The Obama administration on Wednesday finalized a long-awaited rule aimed at protecting coal miners from black lung by reducing their exposure to dust that causes the deadly disease.
U.S. Department of Labor officials say the new rule will lower legal dust-exposure limits, close loopholes and improve sampling practices. The changes are part of the agency’s broad effort to end a disease that continues to kill miners, more than four decades after a federal law made eliminating such deaths a national priority.
“Working should never be a death sentence in America,” Labor Secretary Thomas E. Perez told reporters.
Officials said the final rule will increase sampling in mines and make use of new technology to provide real-time information about dust levels, allowing miners and coal operators to make adjustments, instead of letting overexposures continue. The rule will be phased in over a two-year period “to give the industry the time it needs to adjust to the new requirements,” the Labor Department said.
“We are finally moving forward to overhaul an outdated program that has failed to adequately protect miners from breathing unhealthy levels of coal mine dust and achieving the intent of Congress to eliminate black lung disease,” said Joe Main, director of the Mine Safety and Health Administration.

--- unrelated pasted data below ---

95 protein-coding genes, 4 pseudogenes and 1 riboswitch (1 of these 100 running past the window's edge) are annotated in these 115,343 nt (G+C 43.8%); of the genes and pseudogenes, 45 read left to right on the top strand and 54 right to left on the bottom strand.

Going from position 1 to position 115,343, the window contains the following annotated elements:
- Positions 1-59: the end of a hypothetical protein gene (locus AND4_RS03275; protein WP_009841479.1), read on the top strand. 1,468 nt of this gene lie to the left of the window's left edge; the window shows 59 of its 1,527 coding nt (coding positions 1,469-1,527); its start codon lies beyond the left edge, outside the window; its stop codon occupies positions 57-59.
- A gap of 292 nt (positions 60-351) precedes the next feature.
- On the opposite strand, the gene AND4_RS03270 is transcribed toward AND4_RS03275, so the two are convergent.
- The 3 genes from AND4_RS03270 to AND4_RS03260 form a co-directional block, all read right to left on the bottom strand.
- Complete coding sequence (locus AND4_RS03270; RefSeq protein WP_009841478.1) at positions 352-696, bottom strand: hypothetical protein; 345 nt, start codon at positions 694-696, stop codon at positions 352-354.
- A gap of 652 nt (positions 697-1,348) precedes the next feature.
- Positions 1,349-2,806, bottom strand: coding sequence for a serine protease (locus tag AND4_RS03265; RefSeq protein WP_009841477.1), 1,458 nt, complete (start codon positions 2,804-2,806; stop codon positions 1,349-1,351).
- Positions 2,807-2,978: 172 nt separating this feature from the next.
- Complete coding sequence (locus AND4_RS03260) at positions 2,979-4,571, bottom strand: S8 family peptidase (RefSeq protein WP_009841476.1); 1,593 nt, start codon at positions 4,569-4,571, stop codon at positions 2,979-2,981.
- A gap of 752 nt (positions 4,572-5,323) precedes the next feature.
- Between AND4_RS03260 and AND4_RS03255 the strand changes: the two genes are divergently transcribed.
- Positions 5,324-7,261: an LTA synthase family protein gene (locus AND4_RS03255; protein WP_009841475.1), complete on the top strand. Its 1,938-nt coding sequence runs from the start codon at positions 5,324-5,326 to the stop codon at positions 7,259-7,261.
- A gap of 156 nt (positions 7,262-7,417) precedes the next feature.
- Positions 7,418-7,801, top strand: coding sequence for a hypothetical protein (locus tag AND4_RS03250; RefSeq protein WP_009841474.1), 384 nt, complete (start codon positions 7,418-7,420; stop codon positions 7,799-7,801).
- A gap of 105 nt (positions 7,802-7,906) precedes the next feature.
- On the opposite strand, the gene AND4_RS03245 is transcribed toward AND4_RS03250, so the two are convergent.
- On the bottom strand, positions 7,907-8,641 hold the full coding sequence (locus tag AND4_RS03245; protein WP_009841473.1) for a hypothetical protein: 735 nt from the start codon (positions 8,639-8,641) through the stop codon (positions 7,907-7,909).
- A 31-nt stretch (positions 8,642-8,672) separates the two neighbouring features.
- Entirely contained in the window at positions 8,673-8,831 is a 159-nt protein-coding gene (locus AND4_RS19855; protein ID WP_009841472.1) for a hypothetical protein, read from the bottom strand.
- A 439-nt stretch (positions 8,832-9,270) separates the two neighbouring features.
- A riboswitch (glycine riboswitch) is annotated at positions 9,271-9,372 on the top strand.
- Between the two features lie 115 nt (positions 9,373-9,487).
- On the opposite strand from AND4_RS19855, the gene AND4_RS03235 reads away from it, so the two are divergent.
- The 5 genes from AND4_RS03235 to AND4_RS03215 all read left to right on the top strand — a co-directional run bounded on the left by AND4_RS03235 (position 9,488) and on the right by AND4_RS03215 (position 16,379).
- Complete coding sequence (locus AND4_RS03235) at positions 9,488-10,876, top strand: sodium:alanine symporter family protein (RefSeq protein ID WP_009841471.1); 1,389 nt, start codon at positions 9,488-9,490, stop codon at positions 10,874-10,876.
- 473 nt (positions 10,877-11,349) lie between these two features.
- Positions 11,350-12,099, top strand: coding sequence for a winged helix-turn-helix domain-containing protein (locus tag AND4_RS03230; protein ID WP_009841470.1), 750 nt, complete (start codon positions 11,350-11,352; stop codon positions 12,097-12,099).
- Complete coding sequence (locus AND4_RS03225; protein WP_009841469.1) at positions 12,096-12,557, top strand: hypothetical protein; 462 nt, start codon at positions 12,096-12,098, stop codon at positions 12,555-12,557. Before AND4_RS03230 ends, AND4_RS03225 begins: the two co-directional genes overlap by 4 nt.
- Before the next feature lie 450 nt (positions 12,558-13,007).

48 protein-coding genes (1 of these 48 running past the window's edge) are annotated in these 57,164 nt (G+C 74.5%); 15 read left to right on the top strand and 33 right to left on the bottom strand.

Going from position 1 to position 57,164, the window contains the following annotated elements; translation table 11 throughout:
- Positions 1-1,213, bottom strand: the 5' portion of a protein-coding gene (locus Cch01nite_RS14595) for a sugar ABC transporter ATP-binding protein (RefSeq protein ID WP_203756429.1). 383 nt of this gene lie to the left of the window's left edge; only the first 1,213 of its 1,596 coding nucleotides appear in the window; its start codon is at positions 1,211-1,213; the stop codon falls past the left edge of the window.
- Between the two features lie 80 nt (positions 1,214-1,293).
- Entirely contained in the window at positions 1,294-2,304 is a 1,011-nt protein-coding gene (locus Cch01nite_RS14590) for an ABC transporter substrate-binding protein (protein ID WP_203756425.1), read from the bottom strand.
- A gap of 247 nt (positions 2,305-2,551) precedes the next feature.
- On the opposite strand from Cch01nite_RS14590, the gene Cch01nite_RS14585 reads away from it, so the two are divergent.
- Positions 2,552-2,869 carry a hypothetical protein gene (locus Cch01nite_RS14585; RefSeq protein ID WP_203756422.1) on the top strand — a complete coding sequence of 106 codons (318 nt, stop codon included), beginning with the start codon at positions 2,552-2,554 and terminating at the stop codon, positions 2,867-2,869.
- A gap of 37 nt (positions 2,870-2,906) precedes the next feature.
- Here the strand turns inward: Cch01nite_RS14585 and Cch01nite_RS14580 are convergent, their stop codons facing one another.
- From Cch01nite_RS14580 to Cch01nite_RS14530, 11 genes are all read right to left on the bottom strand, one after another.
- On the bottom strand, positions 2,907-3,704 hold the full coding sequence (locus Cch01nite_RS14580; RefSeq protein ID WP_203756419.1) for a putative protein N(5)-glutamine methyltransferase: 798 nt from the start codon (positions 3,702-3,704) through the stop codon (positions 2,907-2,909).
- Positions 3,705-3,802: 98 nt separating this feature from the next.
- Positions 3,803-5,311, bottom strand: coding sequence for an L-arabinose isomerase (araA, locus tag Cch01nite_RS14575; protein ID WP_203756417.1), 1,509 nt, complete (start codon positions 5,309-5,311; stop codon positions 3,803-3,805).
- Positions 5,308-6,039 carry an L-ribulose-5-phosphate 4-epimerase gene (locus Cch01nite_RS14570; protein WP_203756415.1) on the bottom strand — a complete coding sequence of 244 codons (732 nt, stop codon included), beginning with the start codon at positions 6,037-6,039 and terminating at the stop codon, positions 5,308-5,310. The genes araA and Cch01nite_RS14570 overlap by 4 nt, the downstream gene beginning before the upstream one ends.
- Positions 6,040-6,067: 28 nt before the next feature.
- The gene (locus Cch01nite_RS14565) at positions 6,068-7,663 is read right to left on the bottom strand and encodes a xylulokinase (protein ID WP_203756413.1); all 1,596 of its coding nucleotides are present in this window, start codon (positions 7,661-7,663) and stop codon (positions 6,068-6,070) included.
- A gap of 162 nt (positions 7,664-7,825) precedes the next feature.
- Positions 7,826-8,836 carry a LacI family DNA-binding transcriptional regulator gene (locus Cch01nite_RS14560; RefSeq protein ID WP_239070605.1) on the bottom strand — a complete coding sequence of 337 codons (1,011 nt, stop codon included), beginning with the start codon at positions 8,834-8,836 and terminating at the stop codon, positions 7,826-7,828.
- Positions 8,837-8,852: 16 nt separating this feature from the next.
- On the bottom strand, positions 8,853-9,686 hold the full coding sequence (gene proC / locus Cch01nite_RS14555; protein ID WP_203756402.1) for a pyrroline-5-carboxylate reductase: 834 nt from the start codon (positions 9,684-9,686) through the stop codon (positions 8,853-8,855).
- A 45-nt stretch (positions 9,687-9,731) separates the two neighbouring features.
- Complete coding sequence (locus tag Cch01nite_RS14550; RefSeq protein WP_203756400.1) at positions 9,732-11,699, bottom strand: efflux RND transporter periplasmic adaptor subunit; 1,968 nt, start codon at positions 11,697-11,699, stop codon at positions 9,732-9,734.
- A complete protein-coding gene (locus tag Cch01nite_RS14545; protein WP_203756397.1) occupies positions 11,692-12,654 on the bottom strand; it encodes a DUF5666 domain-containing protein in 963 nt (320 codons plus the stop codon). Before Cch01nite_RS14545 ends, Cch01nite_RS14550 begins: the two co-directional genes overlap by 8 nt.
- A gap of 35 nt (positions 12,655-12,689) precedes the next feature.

Perez and Main announced the new rule at an event in Morgantown, just two days after the final rule emerged from the White House’s Office of Management and Budget, where it had been undergoing an economic review since last August.
OMB officials met late last year with officials from various coal companies, including Murray Energy and Alpha Natural Resources, as well as with the United Mine Workers union, to discuss the proposed rule.
The final rule steps back from a 31/2-year-old proposal that would have slashed the legal dust limit in half, from 2.0 milligrams of dust per cubic meter of air to 1.0 milligram per cubic meter. After intense opposition from the coal industry and congressional Republicans, the final rule sets the dust limit at 1.5 milligrams per cubic meter, according to a summary included in a Labor Department news release.
In doing so, the administration went against long-standing recommendations from the National Institute for Occupational Safety and Health, which, in 1995, urged a 1.0 milligram standard. The miners union, health advocates and public-health experts also backed the 1.0-milligram standard.
“The rule is certainly a step in the right direction, but the administration’s decision to weaken what they’d proposed in 2010 makes the goal of eliminating black lung out of reach,” said Celeste Monforton, a public-health researcher and former MSHA staffer who has followed the issue closely.
UMW spokesman Phil Smith declined comment Wednesday, saying the union wants to “thoroughly understand” the rule — announced in a 991-page document — before commenting on it.
The National Mining Association criticized the final rule as “a less effective one-size-fits-all nationwide approach” to what the industry says is a problem “clustered in isolated geographical areas.” Murray Energy, which operates large underground mines in Northern West Virginia, issued a statement vowing to challenge MSHA in court, saying the rule “seeks to destroy the coal industry, and the thousands of jobs it provides, with absolutely no benefit to the health or safety of miners, whatsoever.”
Black lung, or coal workers’ pneumoconiosis, is actually a collection of debilitating and potentially fatal ailments caused by breathing coal dust.